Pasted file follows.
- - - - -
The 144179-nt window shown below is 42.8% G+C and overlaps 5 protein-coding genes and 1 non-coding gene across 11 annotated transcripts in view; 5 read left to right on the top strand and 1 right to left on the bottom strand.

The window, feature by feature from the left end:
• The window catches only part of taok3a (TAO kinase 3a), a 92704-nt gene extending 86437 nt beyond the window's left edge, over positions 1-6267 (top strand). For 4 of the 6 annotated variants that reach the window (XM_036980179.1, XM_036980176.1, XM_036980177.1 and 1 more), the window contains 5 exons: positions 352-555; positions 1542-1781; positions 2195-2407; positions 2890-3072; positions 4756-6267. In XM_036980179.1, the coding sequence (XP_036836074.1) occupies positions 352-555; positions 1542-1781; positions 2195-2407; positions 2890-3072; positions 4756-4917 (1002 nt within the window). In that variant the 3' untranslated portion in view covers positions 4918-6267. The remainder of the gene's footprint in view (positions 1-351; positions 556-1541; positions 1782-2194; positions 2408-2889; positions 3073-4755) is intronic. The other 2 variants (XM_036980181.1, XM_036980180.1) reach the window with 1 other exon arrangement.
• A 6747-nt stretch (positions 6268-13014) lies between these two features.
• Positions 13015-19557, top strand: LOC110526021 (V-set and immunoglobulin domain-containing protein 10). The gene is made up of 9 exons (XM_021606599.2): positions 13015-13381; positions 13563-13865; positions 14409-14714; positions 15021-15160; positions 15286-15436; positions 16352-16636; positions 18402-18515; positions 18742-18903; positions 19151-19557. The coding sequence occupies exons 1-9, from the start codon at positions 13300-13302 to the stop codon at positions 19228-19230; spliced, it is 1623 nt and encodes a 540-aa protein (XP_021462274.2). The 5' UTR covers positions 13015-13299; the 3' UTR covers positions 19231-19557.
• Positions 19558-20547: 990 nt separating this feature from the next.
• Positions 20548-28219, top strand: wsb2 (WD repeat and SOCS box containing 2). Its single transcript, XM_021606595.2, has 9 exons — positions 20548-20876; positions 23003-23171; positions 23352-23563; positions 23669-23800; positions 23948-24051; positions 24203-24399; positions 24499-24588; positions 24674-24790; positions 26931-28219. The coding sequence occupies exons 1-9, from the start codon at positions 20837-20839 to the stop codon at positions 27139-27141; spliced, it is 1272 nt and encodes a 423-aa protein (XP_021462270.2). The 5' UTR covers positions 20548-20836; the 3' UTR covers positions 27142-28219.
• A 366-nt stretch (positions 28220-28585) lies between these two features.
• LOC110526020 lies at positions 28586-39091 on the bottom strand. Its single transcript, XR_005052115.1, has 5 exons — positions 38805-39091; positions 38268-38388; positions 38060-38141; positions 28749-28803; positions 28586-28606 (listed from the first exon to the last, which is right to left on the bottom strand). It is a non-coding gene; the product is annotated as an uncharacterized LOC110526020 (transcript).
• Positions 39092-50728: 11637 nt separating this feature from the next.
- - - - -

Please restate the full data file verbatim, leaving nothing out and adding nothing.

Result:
The 144179-nt window shown below is 42.8% G+C and overlaps 5 protein-coding genes and 1 non-coding gene across 11 annotated transcripts in view; 5 read left to right on the top strand and 1 right to left on the bottom strand.

The window, feature by feature from the left end:
• The window catches only part of taok3a (TAO kinase 3a), a 92704-nt gene extending 86437 nt beyond the window's left edge, over positions 1-6267 (top strand). For 4 of the 6 annotated variants that reach the window (XM_036980179.1, XM_036980176.1, XM_036980177.1 and 1 more), the window contains 5 exons: positions 352-555; positions 1542-1781; positions 2195-2407; positions 2890-3072; positions 4756-6267. In XM_036980179.1, the coding sequence (XP_036836074.1) occupies positions 352-555; positions 1542-1781; positions 2195-2407; positions 2890-3072; positions 4756-4917 (1002 nt within the window). In that variant the 3' untranslated portion in view covers positions 4918-6267. The remainder of the gene's footprint in view (positions 1-351; positions 556-1541; positions 1782-2194; positions 2408-2889; positions 3073-4755) is intronic. The other 2 variants (XM_036980181.1, XM_036980180.1) reach the window with 1 other exon arrangement.
• A 6747-nt stretch (positions 6268-13014) lies between these two features.
• Positions 13015-19557, top strand: LOC110526021 (V-set and immunoglobulin domain-containing protein 10). The gene is made up of 9 exons (XM_021606599.2): positions 13015-13381; positions 13563-13865; positions 14409-14714; positions 15021-15160; positions 15286-15436; positions 16352-16636; positions 18402-18515; positions 18742-18903; positions 19151-19557. The coding sequence occupies exons 1-9, from the start codon at positions 13300-13302 to the stop codon at positions 19228-19230; spliced, it is 1623 nt and encodes a 540-aa protein (XP_021462274.2). The 5' UTR covers positions 13015-13299; the 3' UTR covers positions 19231-19557.
• Positions 19558-20547: 990 nt separating this feature from the next.
• Positions 20548-28219, top strand: wsb2 (WD repeat and SOCS box containing 2). Its single transcript, XM_021606595.2, has 9 exons — positions 20548-20876; positions 23003-23171; positions 23352-23563; positions 23669-23800; positions 23948-24051; positions 24203-24399; positions 24499-24588; positions 24674-24790; positions 26931-28219. The coding sequence occupies exons 1-9, from the start codon at positions 20837-20839 to the stop codon at positions 27139-27141; spliced, it is 1272 nt and encodes a 423-aa protein (XP_021462270.2). The 5' UTR covers positions 20548-20836; the 3' UTR covers positions 27142-28219.
• A 366-nt stretch (positions 28220-28585) lies between these two features.
• LOC110526020 lies at positions 28586-39091 on the bottom strand. Its single transcript, XR_005052115.1, has 5 exons — positions 38805-39091; positions 38268-38388; positions 38060-38141; positions 28749-28803; positions 28586-28606 (listed from the first exon to the last, which is right to left on the bottom strand). It is a non-coding gene; the product is annotated as an uncharacterized LOC110526020 (transcript).
• Positions 39092-50728: 11637 nt separating this feature from the next.